The Latest on the Wisconsin Chokehold

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At National Review, Christian Schneider has what seems to be the most comprehensive account so far of the incident in which liberal Wisconsin Supreme Court Justice Ann Bradley was allegedly choked by conservative Justice David Prosser, who was just returned to his seat in a bitterly contested election.


National Review is naturally going to be predisposed towards Prosser's side.  Keeping that in mind, if the facts as reported are correct, three things are pretty clear:

1) Bradley started it by shaking her fist at Bradley and pushing herself nose-to-nose, conditions under which many people might have tried to push her away by putting their hands on her shoulders.

2) Prosser did not put any pressure on her neck, something Bradley herself seems to have admitted, though she says that this is only because another justice pulled her away.

3) Either the original story relied on people who had no first-hand knowledge of the incident, or the source of the story is Bradley herself, and (also liberal) Chief Justice Abrahamson; the conservative justices seem to be backing Prosser:

There were six justices present at the time of the incident, four of whom would be more likely to back Prosser's version of the story. That leaves Abrahamson and Bradley as the only two remaining justices present. One source present speculated the third source may have been Bradley's law clerk, who likely didn't actually see the confrontation but may have head Bradley shout "I was choked."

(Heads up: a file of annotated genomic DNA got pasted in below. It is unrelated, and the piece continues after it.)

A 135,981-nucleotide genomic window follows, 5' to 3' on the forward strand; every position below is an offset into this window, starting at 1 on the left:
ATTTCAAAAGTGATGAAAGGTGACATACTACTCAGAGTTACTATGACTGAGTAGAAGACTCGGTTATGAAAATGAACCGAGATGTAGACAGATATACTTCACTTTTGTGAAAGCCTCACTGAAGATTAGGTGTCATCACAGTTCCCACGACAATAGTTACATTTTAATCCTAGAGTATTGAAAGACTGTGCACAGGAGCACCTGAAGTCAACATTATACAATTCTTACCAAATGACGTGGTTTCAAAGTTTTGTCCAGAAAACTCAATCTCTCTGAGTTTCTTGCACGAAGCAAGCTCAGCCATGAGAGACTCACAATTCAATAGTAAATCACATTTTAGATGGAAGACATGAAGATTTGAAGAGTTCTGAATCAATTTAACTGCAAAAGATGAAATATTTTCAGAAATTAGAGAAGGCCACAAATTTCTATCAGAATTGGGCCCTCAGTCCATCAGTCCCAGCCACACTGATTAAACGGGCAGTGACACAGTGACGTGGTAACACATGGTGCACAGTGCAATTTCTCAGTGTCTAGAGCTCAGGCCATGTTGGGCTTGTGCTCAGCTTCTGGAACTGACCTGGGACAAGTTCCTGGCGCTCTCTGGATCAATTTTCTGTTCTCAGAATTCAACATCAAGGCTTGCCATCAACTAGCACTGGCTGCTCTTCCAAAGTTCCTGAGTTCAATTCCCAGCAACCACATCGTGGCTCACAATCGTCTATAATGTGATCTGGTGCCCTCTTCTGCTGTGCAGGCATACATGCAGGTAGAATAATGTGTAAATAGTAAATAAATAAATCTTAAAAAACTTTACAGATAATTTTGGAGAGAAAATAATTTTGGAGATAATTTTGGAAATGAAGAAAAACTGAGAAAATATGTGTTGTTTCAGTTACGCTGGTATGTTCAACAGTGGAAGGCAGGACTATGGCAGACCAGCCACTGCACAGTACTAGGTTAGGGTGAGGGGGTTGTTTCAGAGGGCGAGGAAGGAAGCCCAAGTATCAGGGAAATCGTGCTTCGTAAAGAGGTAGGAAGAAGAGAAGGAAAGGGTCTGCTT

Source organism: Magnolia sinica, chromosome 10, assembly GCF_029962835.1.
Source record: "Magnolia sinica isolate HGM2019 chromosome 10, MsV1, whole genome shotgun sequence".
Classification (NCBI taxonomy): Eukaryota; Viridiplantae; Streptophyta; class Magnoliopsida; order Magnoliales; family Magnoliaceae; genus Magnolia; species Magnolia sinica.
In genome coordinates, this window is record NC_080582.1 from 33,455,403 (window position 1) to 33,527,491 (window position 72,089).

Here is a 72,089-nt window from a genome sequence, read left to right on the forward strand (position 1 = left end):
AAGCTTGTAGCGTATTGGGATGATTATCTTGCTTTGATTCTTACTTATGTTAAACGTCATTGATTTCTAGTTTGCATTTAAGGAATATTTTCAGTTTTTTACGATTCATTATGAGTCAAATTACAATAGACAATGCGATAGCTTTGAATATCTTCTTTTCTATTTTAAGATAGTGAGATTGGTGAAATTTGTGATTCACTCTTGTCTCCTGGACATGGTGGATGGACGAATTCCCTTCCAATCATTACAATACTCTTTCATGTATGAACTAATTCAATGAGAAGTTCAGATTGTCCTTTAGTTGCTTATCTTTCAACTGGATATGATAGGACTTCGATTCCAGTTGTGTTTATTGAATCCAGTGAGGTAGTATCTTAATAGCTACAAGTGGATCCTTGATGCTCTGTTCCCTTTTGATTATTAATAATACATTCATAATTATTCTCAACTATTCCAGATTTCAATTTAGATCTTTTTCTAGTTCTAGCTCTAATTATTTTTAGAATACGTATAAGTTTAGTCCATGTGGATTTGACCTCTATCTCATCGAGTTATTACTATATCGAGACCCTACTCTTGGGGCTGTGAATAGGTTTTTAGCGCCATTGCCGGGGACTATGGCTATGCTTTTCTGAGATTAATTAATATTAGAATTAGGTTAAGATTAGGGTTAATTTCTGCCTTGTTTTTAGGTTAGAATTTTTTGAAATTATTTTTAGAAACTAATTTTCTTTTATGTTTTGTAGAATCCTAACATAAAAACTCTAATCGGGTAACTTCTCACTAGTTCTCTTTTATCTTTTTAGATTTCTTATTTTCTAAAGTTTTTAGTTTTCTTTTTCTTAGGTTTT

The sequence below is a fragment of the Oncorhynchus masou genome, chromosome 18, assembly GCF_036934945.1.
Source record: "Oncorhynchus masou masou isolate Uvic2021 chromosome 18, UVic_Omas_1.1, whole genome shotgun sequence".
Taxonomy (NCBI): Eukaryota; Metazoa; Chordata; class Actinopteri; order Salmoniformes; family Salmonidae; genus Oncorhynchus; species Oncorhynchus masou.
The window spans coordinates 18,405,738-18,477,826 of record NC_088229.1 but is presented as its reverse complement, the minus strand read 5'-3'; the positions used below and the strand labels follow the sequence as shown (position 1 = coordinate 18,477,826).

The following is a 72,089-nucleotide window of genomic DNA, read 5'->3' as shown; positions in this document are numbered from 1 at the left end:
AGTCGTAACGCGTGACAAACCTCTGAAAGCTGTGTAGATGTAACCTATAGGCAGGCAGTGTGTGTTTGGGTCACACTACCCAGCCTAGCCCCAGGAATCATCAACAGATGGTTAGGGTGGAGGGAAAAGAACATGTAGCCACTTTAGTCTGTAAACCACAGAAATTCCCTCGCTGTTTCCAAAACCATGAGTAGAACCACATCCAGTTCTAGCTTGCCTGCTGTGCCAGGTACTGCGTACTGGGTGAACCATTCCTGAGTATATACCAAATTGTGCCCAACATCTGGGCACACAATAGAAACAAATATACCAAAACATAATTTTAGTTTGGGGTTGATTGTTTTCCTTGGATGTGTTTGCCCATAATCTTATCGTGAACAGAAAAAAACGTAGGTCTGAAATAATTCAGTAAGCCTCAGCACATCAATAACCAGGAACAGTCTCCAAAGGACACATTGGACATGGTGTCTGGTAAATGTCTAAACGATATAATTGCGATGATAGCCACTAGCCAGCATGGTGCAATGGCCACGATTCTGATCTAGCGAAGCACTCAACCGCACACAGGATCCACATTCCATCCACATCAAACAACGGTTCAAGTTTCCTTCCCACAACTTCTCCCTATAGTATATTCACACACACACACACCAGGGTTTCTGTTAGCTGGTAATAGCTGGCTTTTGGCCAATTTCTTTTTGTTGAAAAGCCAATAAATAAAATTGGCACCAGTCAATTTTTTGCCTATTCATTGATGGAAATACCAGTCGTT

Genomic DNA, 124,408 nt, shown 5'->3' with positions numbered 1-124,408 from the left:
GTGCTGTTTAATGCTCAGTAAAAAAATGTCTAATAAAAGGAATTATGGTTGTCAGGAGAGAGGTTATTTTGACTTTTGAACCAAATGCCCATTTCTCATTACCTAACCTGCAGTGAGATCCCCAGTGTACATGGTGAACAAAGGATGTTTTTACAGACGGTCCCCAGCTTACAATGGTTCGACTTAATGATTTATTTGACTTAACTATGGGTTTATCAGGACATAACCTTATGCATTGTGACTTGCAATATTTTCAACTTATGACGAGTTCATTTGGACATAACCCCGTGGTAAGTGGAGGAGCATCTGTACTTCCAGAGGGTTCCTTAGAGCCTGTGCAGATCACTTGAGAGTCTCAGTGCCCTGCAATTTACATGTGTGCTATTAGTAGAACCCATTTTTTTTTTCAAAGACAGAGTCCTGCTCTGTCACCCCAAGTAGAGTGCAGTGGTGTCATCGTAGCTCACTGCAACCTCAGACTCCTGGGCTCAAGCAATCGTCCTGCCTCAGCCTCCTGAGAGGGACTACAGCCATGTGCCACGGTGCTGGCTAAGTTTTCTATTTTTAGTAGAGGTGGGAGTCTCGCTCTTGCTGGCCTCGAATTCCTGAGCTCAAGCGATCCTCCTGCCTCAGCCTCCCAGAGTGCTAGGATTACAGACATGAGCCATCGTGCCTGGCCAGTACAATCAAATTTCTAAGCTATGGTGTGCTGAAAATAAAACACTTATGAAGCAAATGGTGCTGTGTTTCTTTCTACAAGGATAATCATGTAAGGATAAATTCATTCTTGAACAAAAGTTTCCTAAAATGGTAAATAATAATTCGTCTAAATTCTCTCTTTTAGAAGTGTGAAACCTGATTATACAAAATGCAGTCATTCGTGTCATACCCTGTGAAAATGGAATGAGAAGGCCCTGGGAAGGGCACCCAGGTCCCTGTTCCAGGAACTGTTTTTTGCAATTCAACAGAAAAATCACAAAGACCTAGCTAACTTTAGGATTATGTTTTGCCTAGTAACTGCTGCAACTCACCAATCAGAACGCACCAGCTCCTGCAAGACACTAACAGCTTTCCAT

Liberals are probably going to be disposed to believe that Abrahamson and Bradley are pursuing a legitimate grievance against Prosser, a self-admitted hothead who called Abrahamson a "bitch" and threatened to destroy her, and that the conservative justices are covering up for their abusive colleague.  Conservatives will be likely to take the view that Bradley is a vengeful self-dramatist who inflates petty conflicts into savage attacks for political purposes.  


I personally am heavily influenced by the fact that Bradley apparently declined to press charges against Prosser, and instead chose to prosecute her grievance by leaking to a reporter--a leak that airbrushed out pertinent details like the fact that she was standing nose-to-nose with him and shaking her fist when he allegedly started choking her.  This does not seem to me like the behavior of someone who is confident that the facts will bear her out; it seems, well, like the behavior of a vengeful self-dramatist who inflates petty conflicts into savage attacks for political purposes.  It's not as if the sheriff is likely to whitewash things for Prosser; he supported Prosser's opponent in the last election.

I'm also not thrilled that the outlet that originally reported the story somehow failed to check with the three other conservative judges who, reading between the lines, are pretty clearly backing Prosser's account.  It's not like it seems to have been very hard to get them to talk; the Journal Sentinel had the story of "Bradley's Charge" less than 24 hours later, and they now seem to be leaking far and wide.  So why couldn't this outlet get any of them on the horn?

But it is early days yet; law enforcement is investigating, and there are probably many pertinent facts not contained in Schneider's story.  Frankly, whatever way you look at it, someone has behaved in behavior so extraordinarily unbecoming a justice that I find it difficult to believe either way.  Having known quite a few people who liked to exaggerate the things that were done to them, I find this marginally more plausible than that a Supreme Court justice started choking his colleague in front of four witnesses--but only marginally.

Whatever you believe, it's clear that the court dynamic has become unbelievably toxic. And  I fear that this sort of thing is becoming more and more common in today's partisan environment.
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Megan McArdle is a columnist at Bloomberg View and a former senior editor at The Atlantic. Her new book is The Up Side of Down.

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